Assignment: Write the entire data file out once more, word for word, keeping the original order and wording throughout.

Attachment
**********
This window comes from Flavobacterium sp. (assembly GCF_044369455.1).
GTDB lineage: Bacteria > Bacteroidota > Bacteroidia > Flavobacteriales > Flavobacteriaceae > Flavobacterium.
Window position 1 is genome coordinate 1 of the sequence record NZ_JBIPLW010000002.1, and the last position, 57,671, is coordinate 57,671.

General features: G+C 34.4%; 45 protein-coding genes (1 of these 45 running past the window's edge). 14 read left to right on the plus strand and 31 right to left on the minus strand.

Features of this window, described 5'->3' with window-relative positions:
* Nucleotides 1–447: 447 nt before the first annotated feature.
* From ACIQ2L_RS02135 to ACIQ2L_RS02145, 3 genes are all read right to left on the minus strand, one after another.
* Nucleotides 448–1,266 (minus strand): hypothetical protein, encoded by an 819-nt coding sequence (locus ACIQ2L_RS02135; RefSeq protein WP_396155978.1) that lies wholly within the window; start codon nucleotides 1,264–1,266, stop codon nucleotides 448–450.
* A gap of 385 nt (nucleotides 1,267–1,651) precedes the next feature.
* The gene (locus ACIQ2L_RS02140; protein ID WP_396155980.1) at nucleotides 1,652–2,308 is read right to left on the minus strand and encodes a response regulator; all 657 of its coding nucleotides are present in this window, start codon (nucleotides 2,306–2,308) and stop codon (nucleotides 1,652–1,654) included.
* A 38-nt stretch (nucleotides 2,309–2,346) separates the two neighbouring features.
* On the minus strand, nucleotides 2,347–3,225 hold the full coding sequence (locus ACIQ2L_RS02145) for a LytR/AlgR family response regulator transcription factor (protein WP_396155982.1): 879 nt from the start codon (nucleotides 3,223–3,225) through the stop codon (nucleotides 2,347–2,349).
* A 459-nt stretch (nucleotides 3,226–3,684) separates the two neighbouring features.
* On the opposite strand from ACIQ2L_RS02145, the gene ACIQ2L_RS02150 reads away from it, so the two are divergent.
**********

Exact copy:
This window comes from Flavobacterium sp. (assembly GCF_044369455.1).
GTDB lineage: Bacteria > Bacteroidota > Bacteroidia > Flavobacteriales > Flavobacteriaceae > Flavobacterium.
Window position 1 is genome coordinate 1 of the sequence record NZ_JBIPLW010000002.1, and the last position, 57,671, is coordinate 57,671.

General features: G+C 34.4%; 45 protein-coding genes (1 of these 45 running past the window's edge). 14 read left to right on the plus strand and 31 right to left on the minus strand.

Features of this window, described 5'->3' with window-relative positions:
* Nucleotides 1–447: 447 nt before the first annotated feature.
* From ACIQ2L_RS02135 to ACIQ2L_RS02145, 3 genes are all read right to left on the minus strand, one after another.
* Nucleotides 448–1,266 (minus strand): hypothetical protein, encoded by an 819-nt coding sequence (locus ACIQ2L_RS02135; RefSeq protein WP_396155978.1) that lies wholly within the window; start codon nucleotides 1,264–1,266, stop codon nucleotides 448–450.
* A gap of 385 nt (nucleotides 1,267–1,651) precedes the next feature.
* The gene (locus ACIQ2L_RS02140; protein ID WP_396155980.1) at nucleotides 1,652–2,308 is read right to left on the minus strand and encodes a response regulator; all 657 of its coding nucleotides are present in this window, start codon (nucleotides 2,306–2,308) and stop codon (nucleotides 1,652–1,654) included.
* A 38-nt stretch (nucleotides 2,309–2,346) separates the two neighbouring features.
* On the minus strand, nucleotides 2,347–3,225 hold the full coding sequence (locus ACIQ2L_RS02145) for a LytR/AlgR family response regulator transcription factor (protein WP_396155982.1): 879 nt from the start codon (nucleotides 3,223–3,225) through the stop codon (nucleotides 2,347–2,349).
* A 459-nt stretch (nucleotides 3,226–3,684) separates the two neighbouring features.
* On the opposite strand from ACIQ2L_RS02145, the gene ACIQ2L_RS02150 reads away from it, so the two are divergent.